Special Needs Trust
Special Needs Trust (SNT) is a generic term commonly used to describe trust funds created to supplement the government benefits received by the beneficiary. By maintaining a beneficiary’s eligibility for government benefits, the pool of assets available for the care of the beneficiary becomes significantly broader and deeper and lasts for a longer period of time. Generally, if a client is asking whether an existing trust qualifies as a special needs trust, they are really asking if the trust will work to protect the beneficiary’s eligibility for need-based public benefits. The answer is often dependent on state law.
Someone may be prompted to establish a SNT for a number of reasons. These are the most common situations:
The goal of the SNT is almost always to ensure that that the beneficiary will not experience a lapse in eligibility for benefits or a reduction of benefits already being received, and to avoid the imposition of a penalty period for an improper transfer upon seeking initial eligibility for benefits. Another important purpose of the SNT, especially in the estate planning situation, is to ensure a pool of funds to pay for advocacy and care management to the beneficiary over time.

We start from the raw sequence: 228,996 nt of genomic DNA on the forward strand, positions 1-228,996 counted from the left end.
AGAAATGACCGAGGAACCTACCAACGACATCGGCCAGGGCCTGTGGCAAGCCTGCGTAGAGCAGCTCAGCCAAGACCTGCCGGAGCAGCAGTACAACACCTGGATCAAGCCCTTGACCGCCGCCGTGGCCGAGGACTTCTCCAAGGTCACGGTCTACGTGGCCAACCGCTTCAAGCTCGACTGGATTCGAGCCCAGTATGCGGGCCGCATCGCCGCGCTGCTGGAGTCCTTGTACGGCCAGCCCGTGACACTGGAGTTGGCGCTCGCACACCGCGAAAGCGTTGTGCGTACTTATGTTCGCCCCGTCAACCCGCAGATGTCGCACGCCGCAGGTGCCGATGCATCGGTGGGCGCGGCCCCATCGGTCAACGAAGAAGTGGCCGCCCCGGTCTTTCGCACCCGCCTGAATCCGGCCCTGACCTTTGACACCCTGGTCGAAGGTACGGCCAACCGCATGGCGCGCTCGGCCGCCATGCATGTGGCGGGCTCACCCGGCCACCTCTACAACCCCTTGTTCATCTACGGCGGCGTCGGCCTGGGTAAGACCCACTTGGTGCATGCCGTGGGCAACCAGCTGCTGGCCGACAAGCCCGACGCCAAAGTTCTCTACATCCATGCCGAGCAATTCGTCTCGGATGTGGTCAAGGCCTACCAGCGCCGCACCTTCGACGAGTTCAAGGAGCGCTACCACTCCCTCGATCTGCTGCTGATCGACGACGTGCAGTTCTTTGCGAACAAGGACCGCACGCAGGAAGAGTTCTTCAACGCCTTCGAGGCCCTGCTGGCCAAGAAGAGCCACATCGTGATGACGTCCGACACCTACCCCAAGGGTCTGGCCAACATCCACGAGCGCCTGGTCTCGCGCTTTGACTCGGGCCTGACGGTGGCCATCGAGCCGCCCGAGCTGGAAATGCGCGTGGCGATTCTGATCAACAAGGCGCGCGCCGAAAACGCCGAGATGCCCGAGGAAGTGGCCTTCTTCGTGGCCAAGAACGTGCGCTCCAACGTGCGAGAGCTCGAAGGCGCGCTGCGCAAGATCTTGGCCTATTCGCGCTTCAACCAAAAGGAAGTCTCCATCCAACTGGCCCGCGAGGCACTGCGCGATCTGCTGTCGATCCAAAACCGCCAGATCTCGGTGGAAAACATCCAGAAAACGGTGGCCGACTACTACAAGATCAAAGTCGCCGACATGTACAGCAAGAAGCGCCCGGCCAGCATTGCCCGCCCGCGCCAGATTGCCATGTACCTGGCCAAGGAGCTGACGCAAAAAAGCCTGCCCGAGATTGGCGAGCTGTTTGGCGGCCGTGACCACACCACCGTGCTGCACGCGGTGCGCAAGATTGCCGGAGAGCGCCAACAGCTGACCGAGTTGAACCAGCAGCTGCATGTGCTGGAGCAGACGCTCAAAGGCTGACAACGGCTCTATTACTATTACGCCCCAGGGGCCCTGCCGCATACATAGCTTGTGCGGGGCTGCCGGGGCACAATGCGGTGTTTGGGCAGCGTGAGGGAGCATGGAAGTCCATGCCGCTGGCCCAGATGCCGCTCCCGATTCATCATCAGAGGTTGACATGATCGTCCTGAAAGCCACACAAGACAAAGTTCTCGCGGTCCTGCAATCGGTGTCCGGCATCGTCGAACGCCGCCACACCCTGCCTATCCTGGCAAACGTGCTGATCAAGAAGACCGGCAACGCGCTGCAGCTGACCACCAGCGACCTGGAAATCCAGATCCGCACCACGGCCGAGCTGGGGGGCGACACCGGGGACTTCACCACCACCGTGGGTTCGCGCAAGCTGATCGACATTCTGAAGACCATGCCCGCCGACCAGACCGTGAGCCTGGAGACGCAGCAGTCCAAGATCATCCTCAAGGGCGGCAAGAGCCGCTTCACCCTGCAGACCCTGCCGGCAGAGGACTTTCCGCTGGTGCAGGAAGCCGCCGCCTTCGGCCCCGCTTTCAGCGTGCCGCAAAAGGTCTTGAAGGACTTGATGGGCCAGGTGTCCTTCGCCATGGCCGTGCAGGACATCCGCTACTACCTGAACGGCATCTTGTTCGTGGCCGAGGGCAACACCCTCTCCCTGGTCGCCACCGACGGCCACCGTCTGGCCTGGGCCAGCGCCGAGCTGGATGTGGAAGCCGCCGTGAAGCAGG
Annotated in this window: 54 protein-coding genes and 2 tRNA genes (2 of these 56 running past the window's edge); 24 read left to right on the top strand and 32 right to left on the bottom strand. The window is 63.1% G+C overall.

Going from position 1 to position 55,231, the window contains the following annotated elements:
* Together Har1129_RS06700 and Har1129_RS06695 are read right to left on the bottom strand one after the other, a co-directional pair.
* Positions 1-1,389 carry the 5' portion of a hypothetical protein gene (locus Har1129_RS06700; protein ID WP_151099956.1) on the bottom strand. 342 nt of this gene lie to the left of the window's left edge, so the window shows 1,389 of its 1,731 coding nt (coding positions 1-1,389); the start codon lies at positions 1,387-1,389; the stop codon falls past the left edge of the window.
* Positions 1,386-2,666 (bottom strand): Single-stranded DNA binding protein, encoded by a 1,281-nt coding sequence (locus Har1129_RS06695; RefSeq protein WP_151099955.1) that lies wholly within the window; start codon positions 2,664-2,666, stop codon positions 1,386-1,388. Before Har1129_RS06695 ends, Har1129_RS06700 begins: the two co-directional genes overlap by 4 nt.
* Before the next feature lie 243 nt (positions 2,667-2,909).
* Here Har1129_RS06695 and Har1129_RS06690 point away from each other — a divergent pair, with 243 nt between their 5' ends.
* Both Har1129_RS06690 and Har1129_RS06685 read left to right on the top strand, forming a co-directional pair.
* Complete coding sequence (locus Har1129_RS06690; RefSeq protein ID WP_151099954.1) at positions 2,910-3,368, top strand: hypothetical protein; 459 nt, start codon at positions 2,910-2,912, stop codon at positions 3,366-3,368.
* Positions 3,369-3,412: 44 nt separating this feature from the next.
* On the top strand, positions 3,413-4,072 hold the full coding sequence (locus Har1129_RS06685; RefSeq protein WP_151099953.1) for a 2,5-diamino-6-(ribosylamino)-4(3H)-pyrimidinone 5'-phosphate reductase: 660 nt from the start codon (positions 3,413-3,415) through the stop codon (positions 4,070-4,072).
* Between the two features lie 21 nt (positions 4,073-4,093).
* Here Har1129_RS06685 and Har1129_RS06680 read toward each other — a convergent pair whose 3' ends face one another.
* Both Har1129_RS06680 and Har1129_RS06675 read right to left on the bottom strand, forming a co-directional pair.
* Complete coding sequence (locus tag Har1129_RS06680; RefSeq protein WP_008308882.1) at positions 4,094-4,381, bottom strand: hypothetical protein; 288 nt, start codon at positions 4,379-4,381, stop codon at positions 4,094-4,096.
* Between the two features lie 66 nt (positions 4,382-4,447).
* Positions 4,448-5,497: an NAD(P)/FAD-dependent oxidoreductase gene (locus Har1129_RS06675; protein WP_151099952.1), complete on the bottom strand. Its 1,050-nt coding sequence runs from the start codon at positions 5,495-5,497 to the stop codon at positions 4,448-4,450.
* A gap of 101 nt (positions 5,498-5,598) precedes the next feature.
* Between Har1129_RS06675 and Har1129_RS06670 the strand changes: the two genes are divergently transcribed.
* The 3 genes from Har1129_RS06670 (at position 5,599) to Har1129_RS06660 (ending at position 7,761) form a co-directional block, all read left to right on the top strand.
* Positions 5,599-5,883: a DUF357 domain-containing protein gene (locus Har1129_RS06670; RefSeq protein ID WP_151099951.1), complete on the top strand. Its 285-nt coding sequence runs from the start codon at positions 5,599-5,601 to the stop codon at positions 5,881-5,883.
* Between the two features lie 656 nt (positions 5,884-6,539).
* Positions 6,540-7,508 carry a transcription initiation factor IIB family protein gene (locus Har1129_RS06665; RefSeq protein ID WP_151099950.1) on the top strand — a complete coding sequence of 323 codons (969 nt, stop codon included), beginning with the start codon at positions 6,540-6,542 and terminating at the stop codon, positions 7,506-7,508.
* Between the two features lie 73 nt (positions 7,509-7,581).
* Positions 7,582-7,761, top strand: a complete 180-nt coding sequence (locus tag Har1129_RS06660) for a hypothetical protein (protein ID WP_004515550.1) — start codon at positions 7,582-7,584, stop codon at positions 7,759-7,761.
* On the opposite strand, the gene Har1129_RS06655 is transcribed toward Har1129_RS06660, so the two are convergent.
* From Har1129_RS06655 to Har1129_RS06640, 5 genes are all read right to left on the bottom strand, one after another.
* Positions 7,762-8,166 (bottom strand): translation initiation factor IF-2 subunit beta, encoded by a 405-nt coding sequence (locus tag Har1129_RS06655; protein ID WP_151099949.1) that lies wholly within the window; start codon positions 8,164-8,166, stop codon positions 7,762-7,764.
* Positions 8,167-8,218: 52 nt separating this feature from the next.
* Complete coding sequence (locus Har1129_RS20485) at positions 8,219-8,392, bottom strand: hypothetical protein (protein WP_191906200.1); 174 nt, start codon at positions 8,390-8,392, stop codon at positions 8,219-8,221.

Special needs trusts can be living trusts or testamentary trust funds and may be either self-settled or created by a third party. In general, a SNT should be irrevocable, unless it is a third-party trust and the grantor is still living. A trust that is revocable by the grantor/beneficiary will be viewed as an available resource.
Either type of trust may be drafted as a trigger trust and the trust may not start out as a SNT, but the happening of a particular event, such as the beneficiary’s need for Medicaid, may cause the trust to turn into a SNT. Whether or not a trigger trust is effective depends on your state law. The type of trust used depends upon whose money will fund the trust and the age and circumstances of the individual with a disability.